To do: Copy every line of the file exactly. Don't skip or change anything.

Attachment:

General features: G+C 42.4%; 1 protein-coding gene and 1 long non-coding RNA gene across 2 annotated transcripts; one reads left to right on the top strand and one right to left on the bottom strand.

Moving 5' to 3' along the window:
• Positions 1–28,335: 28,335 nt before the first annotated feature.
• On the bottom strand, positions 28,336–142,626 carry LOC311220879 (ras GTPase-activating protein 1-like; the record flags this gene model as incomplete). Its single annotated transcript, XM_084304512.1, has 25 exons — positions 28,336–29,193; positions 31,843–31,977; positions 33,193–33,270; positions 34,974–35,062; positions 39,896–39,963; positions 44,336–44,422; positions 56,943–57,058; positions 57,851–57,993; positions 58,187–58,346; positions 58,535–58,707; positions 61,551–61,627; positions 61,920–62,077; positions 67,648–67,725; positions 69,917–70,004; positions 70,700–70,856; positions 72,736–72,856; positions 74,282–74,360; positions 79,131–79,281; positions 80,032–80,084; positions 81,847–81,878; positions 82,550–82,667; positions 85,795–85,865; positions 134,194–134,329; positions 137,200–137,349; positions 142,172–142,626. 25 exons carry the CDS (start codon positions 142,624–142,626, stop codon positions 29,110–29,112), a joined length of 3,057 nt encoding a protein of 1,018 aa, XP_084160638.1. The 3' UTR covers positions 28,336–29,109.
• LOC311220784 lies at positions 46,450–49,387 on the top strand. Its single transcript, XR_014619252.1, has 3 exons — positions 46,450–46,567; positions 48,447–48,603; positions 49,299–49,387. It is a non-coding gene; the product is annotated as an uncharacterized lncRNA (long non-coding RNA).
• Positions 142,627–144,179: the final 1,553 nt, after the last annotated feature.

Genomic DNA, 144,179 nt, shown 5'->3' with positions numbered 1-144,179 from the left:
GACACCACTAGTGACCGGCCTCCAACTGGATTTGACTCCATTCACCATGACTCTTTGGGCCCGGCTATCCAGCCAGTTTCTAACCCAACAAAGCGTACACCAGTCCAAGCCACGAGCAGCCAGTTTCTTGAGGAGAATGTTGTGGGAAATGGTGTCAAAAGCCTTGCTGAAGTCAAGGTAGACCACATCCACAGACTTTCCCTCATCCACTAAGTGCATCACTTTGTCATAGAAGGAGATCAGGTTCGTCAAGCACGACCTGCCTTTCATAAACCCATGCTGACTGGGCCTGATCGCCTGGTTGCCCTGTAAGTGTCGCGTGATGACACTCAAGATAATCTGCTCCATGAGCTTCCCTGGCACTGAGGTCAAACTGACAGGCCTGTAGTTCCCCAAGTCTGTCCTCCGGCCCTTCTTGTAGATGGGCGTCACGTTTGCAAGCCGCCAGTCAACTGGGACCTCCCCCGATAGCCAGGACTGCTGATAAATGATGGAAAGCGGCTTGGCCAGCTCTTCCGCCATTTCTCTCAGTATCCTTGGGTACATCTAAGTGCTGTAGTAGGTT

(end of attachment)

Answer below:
General features: G+C 42.4%; 1 protein-coding gene and 1 long non-coding RNA gene across 2 annotated transcripts; one reads left to right on the top strand and one right to left on the bottom strand.

Moving 5' to 3' along the window:
• Positions 1–28,335: 28,335 nt before the first annotated feature.
• On the bottom strand, positions 28,336–142,626 carry LOC311220879 (ras GTPase-activating protein 1-like; the record flags this gene model as incomplete). Its single annotated transcript, XM_084304512.1, has 25 exons — positions 28,336–29,193; positions 31,843–31,977; positions 33,193–33,270; positions 34,974–35,062; positions 39,896–39,963; positions 44,336–44,422; positions 56,943–57,058; positions 57,851–57,993; positions 58,187–58,346; positions 58,535–58,707; positions 61,551–61,627; positions 61,920–62,077; positions 67,648–67,725; positions 69,917–70,004; positions 70,700–70,856; positions 72,736–72,856; positions 74,282–74,360; positions 79,131–79,281; positions 80,032–80,084; positions 81,847–81,878; positions 82,550–82,667; positions 85,795–85,865; positions 134,194–134,329; positions 137,200–137,349; positions 142,172–142,626. 25 exons carry the CDS (start codon positions 142,624–142,626, stop codon positions 29,110–29,112), a joined length of 3,057 nt encoding a protein of 1,018 aa, XP_084160638.1. The 3' UTR covers positions 28,336–29,109.
• LOC311220784 lies at positions 46,450–49,387 on the top strand. Its single transcript, XR_014619252.1, has 3 exons — positions 46,450–46,567; positions 48,447–48,603; positions 49,299–49,387. It is a non-coding gene; the product is annotated as an uncharacterized lncRNA (long non-coding RNA).
• Positions 142,627–144,179: the final 1,553 nt, after the last annotated feature.

Genomic DNA, 144,179 nt, shown 5'->3' with positions numbered 1-144,179 from the left:
GACACCACTAGTGACCGGCCTCCAACTGGATTTGACTCCATTCACCATGACTCTTTGGGCCCGGCTATCCAGCCAGTTTCTAACCCAACAAAGCGTACACCAGTCCAAGCCACGAGCAGCCAGTTTCTTGAGGAGAATGTTGTGGGAAATGGTGTCAAAAGCCTTGCTGAAGTCAAGGTAGACCACATCCACAGACTTTCCCTCATCCACTAAGTGCATCACTTTGTCATAGAAGGAGATCAGGTTCGTCAAGCACGACCTGCCTTTCATAAACCCATGCTGACTGGGCCTGATCGCCTGGTTGCCCTGTAAGTGTCGCGTGATGACACTCAAGATAATCTGCTCCATGAGCTTCCCTGGCACTGAGGTCAAACTGACAGGCCTGTAGTTCCCCAAGTCTGTCCTCCGGCCCTTCTTGTAGATGGGCGTCACGTTTGCAAGCCGCCAGTCAACTGGGACCTCCCCCGATAGCCAGGACTGCTGATAAATGATGGAAAGCGGCTTGGCCAGCTCTTCCGCCATTTCTCTCAGTATCCTTGGGTACATCTAAGTGCTGTAGTAGGTT